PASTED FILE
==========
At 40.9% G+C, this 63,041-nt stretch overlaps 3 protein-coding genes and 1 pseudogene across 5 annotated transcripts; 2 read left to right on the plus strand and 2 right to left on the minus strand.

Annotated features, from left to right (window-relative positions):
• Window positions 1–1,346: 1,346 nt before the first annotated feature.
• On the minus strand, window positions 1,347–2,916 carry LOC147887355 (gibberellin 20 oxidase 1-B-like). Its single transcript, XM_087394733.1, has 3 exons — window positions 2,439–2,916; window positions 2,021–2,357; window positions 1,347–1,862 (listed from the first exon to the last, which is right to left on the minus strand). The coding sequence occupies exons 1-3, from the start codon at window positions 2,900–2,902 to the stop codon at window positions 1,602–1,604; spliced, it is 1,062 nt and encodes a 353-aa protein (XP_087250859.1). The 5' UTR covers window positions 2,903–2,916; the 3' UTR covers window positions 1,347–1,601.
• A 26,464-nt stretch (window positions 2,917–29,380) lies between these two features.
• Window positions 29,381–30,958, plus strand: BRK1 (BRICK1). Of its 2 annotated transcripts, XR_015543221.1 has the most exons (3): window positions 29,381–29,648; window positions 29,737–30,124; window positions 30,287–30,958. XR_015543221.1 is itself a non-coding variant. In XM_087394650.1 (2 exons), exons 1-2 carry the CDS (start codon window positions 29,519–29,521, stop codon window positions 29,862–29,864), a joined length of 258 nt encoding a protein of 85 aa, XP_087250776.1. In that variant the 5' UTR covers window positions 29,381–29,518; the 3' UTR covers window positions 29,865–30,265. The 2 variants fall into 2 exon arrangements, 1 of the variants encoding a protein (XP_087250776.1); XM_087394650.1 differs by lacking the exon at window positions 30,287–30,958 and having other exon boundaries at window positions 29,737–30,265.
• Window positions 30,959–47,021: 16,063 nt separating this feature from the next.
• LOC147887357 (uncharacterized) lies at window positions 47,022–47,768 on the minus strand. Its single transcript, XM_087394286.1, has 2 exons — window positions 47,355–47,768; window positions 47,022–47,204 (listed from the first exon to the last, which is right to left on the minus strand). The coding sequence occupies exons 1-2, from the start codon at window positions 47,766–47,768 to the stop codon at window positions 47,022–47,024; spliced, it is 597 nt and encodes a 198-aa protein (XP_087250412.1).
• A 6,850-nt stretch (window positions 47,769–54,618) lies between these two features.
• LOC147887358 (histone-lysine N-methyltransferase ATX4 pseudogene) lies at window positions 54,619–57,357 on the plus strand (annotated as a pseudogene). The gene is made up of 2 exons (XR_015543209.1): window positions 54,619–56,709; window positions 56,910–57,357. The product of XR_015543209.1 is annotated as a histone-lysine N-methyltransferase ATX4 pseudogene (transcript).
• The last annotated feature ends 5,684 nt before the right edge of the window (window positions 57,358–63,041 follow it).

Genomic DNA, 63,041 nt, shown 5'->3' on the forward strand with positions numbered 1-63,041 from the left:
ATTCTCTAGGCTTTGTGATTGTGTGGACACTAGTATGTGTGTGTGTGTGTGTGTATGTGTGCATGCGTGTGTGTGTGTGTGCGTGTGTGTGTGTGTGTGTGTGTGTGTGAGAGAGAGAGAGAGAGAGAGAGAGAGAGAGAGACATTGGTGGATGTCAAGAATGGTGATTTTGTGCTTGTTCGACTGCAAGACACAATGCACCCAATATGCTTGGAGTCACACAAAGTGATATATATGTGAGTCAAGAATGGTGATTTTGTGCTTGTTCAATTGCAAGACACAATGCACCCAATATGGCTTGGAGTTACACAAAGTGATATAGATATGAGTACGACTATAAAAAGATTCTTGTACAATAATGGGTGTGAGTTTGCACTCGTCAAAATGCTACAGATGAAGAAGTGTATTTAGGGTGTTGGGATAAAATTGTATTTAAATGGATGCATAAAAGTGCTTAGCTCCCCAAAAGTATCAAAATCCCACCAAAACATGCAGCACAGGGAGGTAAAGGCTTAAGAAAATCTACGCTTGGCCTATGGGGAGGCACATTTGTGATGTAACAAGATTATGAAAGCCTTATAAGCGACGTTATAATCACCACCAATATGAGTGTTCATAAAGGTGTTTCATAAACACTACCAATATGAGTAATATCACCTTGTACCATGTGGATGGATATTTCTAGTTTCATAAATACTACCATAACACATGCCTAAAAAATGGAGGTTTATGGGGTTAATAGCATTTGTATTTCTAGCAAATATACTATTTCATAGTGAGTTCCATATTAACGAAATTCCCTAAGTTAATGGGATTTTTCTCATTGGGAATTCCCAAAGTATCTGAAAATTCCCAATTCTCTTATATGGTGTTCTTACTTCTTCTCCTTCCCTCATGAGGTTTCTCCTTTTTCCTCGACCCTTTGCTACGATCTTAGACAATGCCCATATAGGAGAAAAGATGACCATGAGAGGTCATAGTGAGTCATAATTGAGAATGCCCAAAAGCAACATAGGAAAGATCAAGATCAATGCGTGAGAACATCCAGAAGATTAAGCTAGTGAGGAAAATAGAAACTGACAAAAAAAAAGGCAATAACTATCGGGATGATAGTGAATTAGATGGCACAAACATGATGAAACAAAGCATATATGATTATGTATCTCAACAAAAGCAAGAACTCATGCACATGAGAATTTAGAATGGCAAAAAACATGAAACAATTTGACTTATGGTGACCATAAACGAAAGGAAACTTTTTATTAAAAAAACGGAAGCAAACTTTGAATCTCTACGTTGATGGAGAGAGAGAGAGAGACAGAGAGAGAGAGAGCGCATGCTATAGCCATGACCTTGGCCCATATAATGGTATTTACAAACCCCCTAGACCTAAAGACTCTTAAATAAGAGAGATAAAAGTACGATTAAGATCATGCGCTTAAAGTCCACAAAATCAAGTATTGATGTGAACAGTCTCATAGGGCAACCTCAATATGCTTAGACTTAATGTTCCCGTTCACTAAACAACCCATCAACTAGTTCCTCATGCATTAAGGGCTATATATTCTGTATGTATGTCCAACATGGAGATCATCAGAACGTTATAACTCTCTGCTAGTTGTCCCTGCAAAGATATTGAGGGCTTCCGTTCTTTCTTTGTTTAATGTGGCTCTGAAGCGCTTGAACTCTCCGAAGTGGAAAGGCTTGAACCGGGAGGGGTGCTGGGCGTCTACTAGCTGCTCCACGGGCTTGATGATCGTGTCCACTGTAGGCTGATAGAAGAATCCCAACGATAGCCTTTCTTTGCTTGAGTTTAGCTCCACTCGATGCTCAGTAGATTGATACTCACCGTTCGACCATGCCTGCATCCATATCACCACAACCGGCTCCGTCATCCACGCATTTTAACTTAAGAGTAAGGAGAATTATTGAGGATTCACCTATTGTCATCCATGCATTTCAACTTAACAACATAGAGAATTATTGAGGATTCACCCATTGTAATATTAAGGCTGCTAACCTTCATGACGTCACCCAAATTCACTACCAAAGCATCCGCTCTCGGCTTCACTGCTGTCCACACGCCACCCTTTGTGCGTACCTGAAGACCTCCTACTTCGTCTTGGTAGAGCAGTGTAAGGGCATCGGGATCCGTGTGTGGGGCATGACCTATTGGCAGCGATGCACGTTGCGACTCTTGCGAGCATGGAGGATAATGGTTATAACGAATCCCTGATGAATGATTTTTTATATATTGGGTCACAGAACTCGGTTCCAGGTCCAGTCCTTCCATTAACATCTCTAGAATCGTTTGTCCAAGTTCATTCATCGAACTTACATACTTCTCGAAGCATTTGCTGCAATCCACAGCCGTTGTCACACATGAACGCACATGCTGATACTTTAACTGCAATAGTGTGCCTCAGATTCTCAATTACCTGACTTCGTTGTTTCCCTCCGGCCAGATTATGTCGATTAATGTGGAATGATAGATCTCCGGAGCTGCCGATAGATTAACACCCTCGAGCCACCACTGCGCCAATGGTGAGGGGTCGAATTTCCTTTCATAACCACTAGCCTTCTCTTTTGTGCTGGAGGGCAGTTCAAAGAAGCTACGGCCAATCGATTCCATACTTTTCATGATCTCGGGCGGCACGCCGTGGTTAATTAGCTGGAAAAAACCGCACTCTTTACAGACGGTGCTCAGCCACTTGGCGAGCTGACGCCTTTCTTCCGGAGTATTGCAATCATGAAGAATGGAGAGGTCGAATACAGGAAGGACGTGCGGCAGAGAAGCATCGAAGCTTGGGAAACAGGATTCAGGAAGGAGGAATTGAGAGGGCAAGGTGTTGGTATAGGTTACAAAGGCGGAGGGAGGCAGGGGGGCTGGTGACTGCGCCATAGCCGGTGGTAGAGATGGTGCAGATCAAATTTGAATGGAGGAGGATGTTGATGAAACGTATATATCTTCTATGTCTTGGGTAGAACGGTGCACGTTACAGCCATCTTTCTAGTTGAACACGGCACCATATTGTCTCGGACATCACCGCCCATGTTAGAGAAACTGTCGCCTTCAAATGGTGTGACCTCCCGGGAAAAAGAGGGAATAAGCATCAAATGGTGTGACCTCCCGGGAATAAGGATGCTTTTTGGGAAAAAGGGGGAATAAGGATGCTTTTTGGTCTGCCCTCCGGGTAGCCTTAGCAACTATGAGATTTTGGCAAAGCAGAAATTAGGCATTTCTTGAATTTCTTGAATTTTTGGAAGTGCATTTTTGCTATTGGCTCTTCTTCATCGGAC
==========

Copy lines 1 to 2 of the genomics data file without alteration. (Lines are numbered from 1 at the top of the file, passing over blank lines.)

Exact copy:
At 40.9% G+C, this 63,041-nt stretch overlaps 3 protein-coding genes and 1 pseudogene across 5 annotated transcripts; 2 read left to right on the plus strand and 2 right to left on the minus strand.

Annotated features, from left to right (window-relative positions):